Celebrities with pet pigs
In recent years, celebrities have boosted the visibility (and myth) of owning a mini pig by buying, toting around and posing with their miniature pig pets. Several famous actors, musicians, and athletes have pet pigs. Some of these celebrities adopted pot-bellied pigs, while others purchased micro pigs.
The nano pig trend seems to have taken off in 2009, when Paris Hilton got a so-called teacup potbelly pig she named Princess Pigelette. The public sees these pets when they are tiny piglets and not full-grown, and that perpetuates the idea that pigs can stay small, even though it isn’t the case.
Who is the most famous person today who has a pet pig? Megan Fox tops our list. The actress used to have a pet pig named Piggie Smalls, but she gave away the animal in 2012, stating that it was too "sexually aggressive." Paris Hilton has a pot-bellied pig named Princess Pigelette, and in 2014, Miley Cyrus adopted a pet pig named Bubba Sue.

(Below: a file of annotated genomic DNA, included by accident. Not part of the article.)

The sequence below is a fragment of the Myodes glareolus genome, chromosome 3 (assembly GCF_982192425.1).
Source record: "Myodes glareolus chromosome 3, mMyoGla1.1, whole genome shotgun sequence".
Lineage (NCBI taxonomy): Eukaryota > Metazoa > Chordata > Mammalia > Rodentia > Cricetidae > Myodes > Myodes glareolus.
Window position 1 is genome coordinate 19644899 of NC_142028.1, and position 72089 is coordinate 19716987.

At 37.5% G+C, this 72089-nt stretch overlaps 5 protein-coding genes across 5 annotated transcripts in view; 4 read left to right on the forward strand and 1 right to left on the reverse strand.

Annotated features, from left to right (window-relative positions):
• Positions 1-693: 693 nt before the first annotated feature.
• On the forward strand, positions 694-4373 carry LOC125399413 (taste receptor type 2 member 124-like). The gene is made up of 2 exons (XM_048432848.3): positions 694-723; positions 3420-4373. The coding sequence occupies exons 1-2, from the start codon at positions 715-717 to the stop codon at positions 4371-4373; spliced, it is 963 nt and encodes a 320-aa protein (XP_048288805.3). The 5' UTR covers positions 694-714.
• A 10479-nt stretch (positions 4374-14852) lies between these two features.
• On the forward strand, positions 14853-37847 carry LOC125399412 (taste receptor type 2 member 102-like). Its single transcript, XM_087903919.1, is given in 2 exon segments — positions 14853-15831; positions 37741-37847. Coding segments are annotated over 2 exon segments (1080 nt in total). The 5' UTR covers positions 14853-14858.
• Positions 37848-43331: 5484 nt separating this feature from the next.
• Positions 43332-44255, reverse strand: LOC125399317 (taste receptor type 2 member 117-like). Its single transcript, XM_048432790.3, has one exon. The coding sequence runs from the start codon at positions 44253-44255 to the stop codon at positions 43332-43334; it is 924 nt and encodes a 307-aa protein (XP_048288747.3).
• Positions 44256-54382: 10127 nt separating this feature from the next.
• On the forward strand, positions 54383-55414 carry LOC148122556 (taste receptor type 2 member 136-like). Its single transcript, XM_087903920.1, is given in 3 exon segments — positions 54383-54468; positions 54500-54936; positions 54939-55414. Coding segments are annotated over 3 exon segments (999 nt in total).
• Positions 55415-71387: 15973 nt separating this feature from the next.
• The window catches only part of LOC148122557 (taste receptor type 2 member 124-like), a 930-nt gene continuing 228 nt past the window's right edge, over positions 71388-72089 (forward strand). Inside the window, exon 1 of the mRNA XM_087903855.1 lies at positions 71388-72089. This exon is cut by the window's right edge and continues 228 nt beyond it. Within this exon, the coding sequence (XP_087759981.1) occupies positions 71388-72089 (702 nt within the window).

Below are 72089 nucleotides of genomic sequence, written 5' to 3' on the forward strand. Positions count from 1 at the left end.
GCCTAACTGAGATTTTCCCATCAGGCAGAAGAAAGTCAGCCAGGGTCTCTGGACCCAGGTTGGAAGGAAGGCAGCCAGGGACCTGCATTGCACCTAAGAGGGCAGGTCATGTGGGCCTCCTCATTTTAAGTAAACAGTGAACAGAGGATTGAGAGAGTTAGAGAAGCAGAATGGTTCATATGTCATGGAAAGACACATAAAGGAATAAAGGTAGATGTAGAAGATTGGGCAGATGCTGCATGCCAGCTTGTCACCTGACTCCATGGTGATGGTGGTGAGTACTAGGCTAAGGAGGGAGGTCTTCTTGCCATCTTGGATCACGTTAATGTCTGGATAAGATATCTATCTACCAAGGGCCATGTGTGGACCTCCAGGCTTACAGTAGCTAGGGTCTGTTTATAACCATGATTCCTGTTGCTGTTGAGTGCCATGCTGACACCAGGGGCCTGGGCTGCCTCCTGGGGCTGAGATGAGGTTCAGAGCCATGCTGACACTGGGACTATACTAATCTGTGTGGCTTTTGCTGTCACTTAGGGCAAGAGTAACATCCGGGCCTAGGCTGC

Several famous men also have pet pigs. George Clooney lived with his pet pig, Max, for over 18 years before the beloved pet passed away in 2006. Rupert Grint had two micro pigs named Stanley and Oscar, but Oscar passed away in 2010. He also has pet rats, cats, dogs, and turtles. Other celebs with pet pigs include Tori Spelling, Denise Richards, and Jonathan Ross.
Also in 2009, model, fashion designer and singer Victoria Beckham (of Spice Girls fame) bought her soccer-star husband, David Beckham, not one teacup piggy but two teacup piggies as a Christmas gift. In 2012, child reality TV star Alana Thompson (better known as Honey Boo Boo) briefly had a baby mini pig named Glitzy that she intended to take with her to beauty pageants as a good-luck charm. And singer Miley Cyrus posed with her pet teacup pig for the cover of a magazine in 2015.
While some celebrities have kept their baby mini pigs even after they grew into adult mini pigs, the pocket pig craze has had some serious ripple effects. More and more tiny pigs are losing their homes and are being abandoned, surrendered to shelters or winding up at rescue groups and sanctuaries across the country as people buy them and then quickly realize that the pigs get much bigger than anticipated, and have many needs they didn’t expect.